Let us now see how to aggregate some statistics into a single row for each database. XML and STUFF are used to generate the comma separated values in a single row. We also explore the same functionality using the STRING_AGG function in SQL Server 2017, to derive the same results with just a few lines of code.

Our performance metrics will include:

  • Rank- defines the I/O usage rating of the Disk
  • Num of Reads – This tells how many number of reads issued on the file
  • Number of Writes – This talks about the number of writes made on the file
  • Number of Bytes Reads – This is number of bytes read on this file
  • Number of Bytes Written – This gives a value of total number of byes written to a file

Using the following script:

In the figure above, the multi-valued cells are supposed to be read in sequence. For instance, for the database, PythonSample, the I/O rank 3 is for the f drive. The data file size is 520 MB, Log file size is 328 MB, the total number of writes on the drive is 22, and the total number of bytes written is 9733096 and so on. Similarly, the G drive has an I/O rank of 10; total number of writes as 14, Total number of bytes written is 29696 etc.

Using STRING_AGG

In the below figure, we can see that the query has displayed the same result with very few lines of SQL code using STRING_AGG.

SQL user connections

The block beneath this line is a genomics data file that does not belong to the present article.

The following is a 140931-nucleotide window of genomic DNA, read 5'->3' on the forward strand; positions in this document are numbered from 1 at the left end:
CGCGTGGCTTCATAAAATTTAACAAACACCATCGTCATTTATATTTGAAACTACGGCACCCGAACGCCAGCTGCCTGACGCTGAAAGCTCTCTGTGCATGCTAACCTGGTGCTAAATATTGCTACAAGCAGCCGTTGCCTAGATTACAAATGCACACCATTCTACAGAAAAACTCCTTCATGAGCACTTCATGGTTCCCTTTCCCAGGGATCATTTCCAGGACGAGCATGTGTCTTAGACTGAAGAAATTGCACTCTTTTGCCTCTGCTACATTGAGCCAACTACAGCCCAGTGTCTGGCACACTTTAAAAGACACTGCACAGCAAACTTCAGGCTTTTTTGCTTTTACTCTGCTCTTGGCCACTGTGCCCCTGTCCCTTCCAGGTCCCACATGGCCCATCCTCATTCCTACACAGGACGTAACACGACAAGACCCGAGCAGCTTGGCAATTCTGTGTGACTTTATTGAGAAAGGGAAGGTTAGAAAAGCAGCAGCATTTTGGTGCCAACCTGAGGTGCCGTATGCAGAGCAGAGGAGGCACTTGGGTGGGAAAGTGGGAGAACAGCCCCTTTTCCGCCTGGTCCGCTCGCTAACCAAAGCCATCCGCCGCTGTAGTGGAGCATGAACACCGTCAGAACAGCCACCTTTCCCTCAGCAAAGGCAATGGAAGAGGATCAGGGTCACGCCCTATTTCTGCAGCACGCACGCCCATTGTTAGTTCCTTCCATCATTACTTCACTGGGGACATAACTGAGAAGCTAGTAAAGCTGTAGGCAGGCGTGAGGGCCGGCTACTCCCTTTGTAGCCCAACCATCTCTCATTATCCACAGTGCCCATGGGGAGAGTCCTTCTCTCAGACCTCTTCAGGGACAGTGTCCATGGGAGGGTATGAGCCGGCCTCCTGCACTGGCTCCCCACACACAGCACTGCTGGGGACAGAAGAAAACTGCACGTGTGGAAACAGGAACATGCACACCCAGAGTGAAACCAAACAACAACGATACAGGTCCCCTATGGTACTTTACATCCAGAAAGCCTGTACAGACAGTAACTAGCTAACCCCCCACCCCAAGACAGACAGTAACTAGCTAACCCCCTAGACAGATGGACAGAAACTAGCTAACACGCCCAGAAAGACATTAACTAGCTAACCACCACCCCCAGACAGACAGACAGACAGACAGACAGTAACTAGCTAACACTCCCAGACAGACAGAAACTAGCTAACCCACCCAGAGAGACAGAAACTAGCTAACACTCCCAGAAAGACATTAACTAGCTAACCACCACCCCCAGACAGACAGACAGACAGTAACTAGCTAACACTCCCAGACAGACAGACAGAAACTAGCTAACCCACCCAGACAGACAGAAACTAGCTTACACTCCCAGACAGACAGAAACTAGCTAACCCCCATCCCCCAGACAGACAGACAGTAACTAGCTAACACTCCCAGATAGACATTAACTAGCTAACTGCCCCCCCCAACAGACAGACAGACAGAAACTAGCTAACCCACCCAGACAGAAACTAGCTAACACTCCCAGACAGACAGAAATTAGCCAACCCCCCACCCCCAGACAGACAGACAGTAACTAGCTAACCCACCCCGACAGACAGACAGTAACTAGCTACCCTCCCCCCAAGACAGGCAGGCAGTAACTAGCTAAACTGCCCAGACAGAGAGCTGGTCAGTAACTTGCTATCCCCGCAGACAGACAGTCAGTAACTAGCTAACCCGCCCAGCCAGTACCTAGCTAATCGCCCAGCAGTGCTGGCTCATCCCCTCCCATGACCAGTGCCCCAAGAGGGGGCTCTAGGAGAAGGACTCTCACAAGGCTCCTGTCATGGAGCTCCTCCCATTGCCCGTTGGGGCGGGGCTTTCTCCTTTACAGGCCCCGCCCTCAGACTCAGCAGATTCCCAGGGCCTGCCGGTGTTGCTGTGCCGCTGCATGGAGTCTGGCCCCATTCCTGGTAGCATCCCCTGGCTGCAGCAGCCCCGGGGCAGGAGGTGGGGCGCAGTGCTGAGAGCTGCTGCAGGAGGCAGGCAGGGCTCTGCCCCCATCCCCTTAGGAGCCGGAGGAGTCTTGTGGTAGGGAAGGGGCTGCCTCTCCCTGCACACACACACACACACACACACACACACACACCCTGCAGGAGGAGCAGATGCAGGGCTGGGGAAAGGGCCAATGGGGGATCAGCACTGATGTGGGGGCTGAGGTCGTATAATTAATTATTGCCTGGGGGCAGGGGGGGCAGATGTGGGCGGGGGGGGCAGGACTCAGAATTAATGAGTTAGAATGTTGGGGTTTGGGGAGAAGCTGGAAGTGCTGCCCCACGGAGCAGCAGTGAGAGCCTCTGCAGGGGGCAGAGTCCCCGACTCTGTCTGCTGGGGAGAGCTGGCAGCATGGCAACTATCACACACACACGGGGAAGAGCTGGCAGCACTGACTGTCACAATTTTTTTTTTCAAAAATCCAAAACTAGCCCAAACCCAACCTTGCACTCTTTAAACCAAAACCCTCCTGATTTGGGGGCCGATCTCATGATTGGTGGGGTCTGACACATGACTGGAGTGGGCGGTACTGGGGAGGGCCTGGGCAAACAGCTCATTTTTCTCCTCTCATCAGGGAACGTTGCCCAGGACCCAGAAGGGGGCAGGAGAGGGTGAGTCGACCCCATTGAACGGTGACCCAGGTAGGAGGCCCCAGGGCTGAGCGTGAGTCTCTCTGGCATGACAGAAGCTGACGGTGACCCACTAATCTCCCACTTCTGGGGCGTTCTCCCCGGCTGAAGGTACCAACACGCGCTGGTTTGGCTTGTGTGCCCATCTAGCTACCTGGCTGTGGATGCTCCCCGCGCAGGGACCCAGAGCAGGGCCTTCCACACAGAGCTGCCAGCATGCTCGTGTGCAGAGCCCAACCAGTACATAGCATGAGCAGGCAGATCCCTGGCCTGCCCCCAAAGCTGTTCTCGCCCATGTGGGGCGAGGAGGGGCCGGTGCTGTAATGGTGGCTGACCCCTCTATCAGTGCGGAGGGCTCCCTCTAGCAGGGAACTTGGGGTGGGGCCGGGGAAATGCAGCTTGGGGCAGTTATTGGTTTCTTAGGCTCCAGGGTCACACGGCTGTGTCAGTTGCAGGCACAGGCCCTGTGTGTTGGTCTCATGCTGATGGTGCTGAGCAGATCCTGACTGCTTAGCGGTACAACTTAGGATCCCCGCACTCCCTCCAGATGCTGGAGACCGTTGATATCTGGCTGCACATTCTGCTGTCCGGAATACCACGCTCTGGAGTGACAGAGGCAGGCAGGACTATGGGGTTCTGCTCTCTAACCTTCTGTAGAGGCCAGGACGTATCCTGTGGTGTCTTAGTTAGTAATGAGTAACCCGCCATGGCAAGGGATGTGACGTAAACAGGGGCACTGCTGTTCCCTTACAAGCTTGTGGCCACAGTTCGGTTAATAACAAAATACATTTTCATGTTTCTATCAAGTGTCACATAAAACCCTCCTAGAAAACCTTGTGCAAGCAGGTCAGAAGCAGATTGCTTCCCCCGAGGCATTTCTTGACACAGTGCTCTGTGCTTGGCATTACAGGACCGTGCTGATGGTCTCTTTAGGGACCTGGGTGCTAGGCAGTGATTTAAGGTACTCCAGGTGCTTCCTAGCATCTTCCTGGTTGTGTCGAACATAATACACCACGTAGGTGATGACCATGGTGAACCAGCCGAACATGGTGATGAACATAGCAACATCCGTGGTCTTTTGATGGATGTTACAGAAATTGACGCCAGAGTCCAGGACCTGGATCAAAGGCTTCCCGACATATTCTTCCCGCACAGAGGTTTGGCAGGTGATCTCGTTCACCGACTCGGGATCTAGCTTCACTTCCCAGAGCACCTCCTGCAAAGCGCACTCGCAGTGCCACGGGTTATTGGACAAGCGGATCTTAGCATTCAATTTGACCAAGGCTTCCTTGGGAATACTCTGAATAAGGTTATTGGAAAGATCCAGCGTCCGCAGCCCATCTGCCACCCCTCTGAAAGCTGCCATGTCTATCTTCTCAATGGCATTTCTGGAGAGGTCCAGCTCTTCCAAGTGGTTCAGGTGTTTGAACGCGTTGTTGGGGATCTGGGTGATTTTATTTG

Monitoring user connections in SQL Server can be done using several methods. This section queries the system view to get the user connections for each database.

Buffer Pool Memory Management

There are a lot more system DMVs available to gather the information at very high level. The idea is to gather the details of the buffer pool management at the database level. The sys.dm_os_buffer_descriptors DMV has a row for each data page read into memory and cached. It is used to determine how the buffer pool is organized and used.

Note: the is_modified bit being 1 indicates that the page has been modified after it was read from the disk.

CPU – Identify workload

The use of dynamic management views to determine the CPU usage per database is a little tricky. One way to determine the CPU usage is to simply get an insight of the database usage depending on the number of queries that hit the database. It might not be the best way, but the idea is to identify the database where queries are using the most CPU time for execution.

Manage VLFs